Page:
The global movement to make electronic products easier to repair won this week, thanks to a new law that took effect in the EU. Starting Monday, manufacturers of washing machines, televisions and other electronic products must ensure that their products can be easily disassembled for repair. They also have to make replacement parts available for at least seven years after the models are discontinued.
The law does not meet what some activists expected. However, it is positive news for consumers, who will be able to repair old items instead of having to shell out for new ones. And since the average European is estimated to produce around 16kg of e-waste per year, the law is also potentially an advantage for the environment.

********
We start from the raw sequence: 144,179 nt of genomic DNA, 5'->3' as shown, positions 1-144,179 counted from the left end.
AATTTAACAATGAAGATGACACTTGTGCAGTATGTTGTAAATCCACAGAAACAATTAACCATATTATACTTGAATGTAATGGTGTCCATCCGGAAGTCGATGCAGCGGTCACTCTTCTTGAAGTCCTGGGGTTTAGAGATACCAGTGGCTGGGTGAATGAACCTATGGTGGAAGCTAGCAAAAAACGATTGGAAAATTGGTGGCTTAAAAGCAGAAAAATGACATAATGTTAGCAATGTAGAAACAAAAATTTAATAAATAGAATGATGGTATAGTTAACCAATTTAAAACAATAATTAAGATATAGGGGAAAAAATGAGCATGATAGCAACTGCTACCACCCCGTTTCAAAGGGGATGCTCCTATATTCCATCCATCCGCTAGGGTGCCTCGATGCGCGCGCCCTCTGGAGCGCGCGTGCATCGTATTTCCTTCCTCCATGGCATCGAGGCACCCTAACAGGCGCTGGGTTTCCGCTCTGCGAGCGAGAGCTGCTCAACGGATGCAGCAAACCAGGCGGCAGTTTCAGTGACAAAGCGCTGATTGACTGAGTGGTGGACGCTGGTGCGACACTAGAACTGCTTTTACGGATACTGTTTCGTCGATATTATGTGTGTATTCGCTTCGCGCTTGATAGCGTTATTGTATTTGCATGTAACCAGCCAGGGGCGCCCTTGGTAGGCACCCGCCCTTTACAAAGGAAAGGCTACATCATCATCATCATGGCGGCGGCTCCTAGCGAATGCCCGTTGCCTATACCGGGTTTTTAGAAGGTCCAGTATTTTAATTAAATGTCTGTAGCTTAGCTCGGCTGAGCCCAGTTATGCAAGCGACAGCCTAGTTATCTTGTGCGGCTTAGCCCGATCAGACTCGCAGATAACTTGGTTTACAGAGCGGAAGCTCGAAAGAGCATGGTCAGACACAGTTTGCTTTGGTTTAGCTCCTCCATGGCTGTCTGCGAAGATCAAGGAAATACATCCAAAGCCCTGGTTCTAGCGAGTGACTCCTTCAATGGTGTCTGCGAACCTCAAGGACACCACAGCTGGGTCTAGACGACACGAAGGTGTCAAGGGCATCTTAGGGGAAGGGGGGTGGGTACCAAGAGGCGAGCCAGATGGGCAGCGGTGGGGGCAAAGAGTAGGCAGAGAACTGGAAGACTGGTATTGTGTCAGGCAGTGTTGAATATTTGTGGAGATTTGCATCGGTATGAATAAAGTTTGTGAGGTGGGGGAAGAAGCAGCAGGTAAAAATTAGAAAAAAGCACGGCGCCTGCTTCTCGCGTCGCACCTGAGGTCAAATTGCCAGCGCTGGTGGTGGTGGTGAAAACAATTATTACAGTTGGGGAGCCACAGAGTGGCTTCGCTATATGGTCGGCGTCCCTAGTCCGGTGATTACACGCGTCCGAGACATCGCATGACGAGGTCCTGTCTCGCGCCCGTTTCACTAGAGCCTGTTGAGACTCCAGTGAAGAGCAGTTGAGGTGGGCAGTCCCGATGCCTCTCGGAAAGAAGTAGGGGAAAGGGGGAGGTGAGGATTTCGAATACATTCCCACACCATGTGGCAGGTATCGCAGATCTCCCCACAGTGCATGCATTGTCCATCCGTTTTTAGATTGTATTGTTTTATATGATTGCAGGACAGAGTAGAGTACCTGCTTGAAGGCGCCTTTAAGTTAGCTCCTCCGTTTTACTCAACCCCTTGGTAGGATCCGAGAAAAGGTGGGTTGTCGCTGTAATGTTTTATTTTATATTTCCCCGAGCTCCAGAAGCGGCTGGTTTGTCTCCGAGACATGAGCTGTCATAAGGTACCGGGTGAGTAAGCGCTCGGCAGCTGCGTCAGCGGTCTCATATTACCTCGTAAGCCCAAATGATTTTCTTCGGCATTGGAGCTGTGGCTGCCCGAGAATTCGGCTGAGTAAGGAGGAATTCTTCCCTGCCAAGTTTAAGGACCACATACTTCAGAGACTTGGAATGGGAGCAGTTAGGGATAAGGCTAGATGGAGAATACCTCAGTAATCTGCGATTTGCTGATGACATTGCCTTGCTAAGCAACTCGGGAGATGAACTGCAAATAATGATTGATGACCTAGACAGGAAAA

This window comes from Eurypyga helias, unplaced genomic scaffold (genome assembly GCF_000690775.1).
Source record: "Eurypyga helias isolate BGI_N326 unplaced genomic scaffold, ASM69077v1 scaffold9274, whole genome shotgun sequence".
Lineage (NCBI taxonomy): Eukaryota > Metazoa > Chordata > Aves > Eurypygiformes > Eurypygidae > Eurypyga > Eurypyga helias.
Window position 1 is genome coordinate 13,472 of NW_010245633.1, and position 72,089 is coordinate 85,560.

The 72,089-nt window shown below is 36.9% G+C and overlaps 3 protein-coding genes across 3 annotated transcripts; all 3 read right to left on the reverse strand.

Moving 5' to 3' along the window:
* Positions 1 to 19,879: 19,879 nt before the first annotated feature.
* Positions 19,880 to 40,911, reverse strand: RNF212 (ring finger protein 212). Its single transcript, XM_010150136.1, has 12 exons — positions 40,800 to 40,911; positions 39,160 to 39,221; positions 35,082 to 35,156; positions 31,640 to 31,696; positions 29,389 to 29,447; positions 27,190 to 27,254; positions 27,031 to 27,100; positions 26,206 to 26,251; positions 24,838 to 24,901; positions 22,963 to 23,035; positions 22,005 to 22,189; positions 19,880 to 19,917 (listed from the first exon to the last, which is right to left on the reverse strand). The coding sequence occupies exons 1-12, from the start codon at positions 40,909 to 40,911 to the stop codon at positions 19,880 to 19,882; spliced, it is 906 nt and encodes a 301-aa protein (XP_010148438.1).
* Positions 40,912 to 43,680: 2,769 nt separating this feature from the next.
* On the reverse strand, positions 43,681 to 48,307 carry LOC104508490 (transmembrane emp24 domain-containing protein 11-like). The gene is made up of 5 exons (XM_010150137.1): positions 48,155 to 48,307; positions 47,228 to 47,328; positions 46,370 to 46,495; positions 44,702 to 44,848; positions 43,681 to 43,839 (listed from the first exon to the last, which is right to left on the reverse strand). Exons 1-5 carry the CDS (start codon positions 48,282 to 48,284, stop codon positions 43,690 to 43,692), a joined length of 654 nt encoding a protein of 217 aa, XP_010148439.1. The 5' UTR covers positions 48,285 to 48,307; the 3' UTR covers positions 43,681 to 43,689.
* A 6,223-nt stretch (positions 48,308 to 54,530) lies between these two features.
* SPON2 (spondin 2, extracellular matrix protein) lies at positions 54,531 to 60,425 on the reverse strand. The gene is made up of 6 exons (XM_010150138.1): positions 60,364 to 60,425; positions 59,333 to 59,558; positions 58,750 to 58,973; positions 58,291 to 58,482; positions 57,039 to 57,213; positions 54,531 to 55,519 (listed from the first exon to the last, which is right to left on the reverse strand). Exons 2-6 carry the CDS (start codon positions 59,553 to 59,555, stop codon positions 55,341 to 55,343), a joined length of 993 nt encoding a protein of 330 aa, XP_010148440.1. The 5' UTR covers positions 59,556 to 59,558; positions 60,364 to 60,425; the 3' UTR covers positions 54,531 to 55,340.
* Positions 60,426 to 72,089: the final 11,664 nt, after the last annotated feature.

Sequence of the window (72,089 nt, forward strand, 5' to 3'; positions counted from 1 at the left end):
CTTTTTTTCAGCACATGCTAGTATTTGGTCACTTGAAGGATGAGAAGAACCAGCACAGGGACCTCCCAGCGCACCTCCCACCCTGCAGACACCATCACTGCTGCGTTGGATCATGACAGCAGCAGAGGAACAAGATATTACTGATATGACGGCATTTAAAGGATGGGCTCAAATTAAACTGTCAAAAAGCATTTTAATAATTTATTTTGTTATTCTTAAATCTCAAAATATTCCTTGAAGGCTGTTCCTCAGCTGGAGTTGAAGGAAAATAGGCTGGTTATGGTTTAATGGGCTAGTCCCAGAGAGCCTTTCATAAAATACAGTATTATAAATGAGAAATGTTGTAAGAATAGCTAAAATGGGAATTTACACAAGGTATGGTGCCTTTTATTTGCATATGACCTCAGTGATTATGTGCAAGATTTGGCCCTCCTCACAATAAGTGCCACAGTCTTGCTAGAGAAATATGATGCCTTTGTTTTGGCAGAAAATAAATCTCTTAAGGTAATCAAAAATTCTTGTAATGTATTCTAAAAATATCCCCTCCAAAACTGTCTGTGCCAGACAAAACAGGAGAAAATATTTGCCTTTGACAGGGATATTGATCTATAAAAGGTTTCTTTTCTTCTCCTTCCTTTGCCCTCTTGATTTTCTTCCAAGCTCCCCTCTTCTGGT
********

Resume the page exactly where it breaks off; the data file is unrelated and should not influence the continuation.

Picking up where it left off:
“This not only provides a precedent for additional product categories to be included in the future, but other regions are now likely to be inspired to enact similar legislation.” saying Ugo Vallauri, co-founder of the Restart Project, a UK social enterprise that teaches people how to repair electronic devices.
Illustration: Steve Wilson